MoMA adds typefaces to collection

The MoMA has added new typefaces to its permanent collection, including: OCR-A, FF Meta, FF DIN, Verdana and Gotham.

This first selection of 23 typefaces represent a new branch in our collection tree. They are all digital or designed with a foresight of the scope of the digital revolution, and they all significantly respond to the technological advancements occurring in the second half of the twentieth century. Each is a milestone in the history of typography.

The site lists all of the typefaces and the reasoning behind the selections.

Fonts In Use

See examples of Fonts In Use. The site takes a look at various web and print sources, and examines which typefaces are used. You can also narrow the results down to a specific font and see samples of it in action. File this one away for inspiration.

Rosetta Type

Rosetta is a new independent type foundry created by David Březina, José Scaglione and Veronika Burian. They are focused on creating multi-script typefaces that are technically sound and aesthetically pleasing.

One of the main objectives of the foundry is to create a retail library of high-quality typefaces that are respectful of the traditions and cultural background behind each of the supported scripts. Rosetta actively promotes team-work and collaboration between designers, consultants and language specialists.

Learn better with ugly fonts

Two studies, by Princeton psychologists, have found that using a hard-to-read font can lead to improved memory performance. They compared the retention of material set in Monotype Corsiva, Comic Sans Italicized and Haettenschweiler versus the same material set in Helvetica and Arial. From the research paper published in Cognition:

This study demonstrated that student retention of material across a wide range of subjects (science and humanities classes) and difficulty levels (regular, Honors and Advanced Placement) can be significantly improved in naturalistic settings by presenting reading material in a format that is slightly harder to read.

Fluency interventions are extremely cost-effective, and font manipulations could be easily integrated into new printed and electronic educational materials at no additional cost to teachers, school systems, or distributors. Moreover, fluency interventions do not require curriculum reform or interfere with teachers’ classroom management or teaching styles.

I doubt that textbooks are in any danger of being typeset in crappy typefaces, but there’s probably some room for typeface variation that could improve learning. This technique is probably more relevant for handouts and classroom materials provided by teachers.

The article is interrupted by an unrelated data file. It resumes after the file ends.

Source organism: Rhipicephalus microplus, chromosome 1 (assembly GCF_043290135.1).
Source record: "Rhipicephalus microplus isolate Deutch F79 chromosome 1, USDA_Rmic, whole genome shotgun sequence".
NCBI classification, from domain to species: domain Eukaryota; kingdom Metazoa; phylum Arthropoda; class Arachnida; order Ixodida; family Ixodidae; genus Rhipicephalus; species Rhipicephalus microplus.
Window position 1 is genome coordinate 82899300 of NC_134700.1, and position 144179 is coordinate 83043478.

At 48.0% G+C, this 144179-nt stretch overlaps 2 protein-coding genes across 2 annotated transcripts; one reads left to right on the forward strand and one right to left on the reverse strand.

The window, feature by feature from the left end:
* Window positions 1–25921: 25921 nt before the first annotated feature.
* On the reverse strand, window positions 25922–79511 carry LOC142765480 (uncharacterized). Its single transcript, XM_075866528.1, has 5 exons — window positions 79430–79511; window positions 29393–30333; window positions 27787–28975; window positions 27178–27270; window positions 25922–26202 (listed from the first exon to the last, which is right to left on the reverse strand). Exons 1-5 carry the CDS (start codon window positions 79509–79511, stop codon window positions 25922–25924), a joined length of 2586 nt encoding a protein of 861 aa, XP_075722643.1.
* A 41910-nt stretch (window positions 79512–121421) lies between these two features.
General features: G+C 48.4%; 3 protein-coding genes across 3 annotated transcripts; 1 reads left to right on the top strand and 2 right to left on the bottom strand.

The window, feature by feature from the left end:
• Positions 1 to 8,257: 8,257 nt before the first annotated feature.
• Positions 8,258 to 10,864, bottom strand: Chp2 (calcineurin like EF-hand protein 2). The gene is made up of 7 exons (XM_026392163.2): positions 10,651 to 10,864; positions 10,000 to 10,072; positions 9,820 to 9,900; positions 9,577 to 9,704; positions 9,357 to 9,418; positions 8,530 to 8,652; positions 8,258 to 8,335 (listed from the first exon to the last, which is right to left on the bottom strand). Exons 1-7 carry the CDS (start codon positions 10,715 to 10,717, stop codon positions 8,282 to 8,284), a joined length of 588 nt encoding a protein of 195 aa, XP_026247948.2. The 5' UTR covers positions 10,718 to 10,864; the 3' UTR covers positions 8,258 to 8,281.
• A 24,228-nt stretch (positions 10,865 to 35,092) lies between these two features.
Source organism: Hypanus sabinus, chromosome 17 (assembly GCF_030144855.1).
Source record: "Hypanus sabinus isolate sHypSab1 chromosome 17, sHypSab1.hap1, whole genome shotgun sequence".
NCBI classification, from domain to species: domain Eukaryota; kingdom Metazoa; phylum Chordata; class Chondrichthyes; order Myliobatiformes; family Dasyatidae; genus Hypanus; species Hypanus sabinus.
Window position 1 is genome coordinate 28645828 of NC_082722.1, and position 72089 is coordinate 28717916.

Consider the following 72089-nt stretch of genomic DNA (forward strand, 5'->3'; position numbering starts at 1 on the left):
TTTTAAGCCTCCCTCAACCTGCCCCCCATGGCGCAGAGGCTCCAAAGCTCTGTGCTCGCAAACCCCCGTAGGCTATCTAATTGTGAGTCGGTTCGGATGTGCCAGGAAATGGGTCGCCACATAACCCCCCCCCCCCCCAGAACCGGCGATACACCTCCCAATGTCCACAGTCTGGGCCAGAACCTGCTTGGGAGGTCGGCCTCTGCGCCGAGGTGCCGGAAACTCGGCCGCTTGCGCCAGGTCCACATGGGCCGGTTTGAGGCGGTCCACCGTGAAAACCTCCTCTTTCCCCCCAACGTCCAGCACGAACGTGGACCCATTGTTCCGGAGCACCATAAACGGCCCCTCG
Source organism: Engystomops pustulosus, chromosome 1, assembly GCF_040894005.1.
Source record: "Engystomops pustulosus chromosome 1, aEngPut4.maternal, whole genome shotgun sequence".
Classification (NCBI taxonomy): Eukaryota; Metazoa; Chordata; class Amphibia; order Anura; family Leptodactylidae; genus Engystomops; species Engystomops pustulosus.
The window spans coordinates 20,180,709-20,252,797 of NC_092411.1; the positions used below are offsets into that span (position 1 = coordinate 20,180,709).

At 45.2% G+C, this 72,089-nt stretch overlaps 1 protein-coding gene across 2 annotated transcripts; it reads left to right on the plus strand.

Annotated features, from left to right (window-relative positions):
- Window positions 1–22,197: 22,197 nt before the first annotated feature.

Capucine typeface released

Capucine Sample

Presenting a wonderful new typeface from Alice Savoie, entitled Capucine, available exclusively from Process Type Foundry. The typeface is available in both traditional format and for use on the web.

Capucine defies traditional categorization, it sits in a genre we are drawn to as users of type: a face with distinct personality able to straddle the worlds of both text and display with ease.

I had the honour of knowing both Alice and Nicole Dotin (from Process Type) in my year at Reading and love that Capucine has finally reached a publication point. Capucine looked beautiful three years ago, but I imagine the perfectionist in Alice wanted everything to be just right. Congrats to both Alice and Process Type on the release. I look forward to using the typeface at some point in the near future.

The Titillium typeface project

Titillium sample

Titillium is an open typographic font and the subject of a didactic course project at Accademia di Belle Arti di Urbino.

The aim of the project is the creation of a collective fonts released under OFL to be promoted and shared through a web platform. Each academic year, a dozen of students are working on the project developing and solving problems. The type designers interested in the amendment or revision of Titillium are invited to cooperate or develop their own variants.

Reverting to Type exhibition

Reverting to Type

The Standpoint Gallery in London is having a letterpress exhibition during the next month or so. The exhibit, curated by Graham Bignell of New North Press and Richard Ardagh, will showcase how the printing technique is being reinvented for modern times.

Reverting to Type aims to highlight the pioneers at the helm of the current resurgence of interest in letterpress; from computer-based designers with a desire to ply a craft with a tactile immediacy that has been lost with moderntechnology, to traditional presses finding a new way to revitalise their design output.

This is definitely on the list of things to do during my last couple of weeks in England. See this pdf release for more details about the show, including the final list of contributors.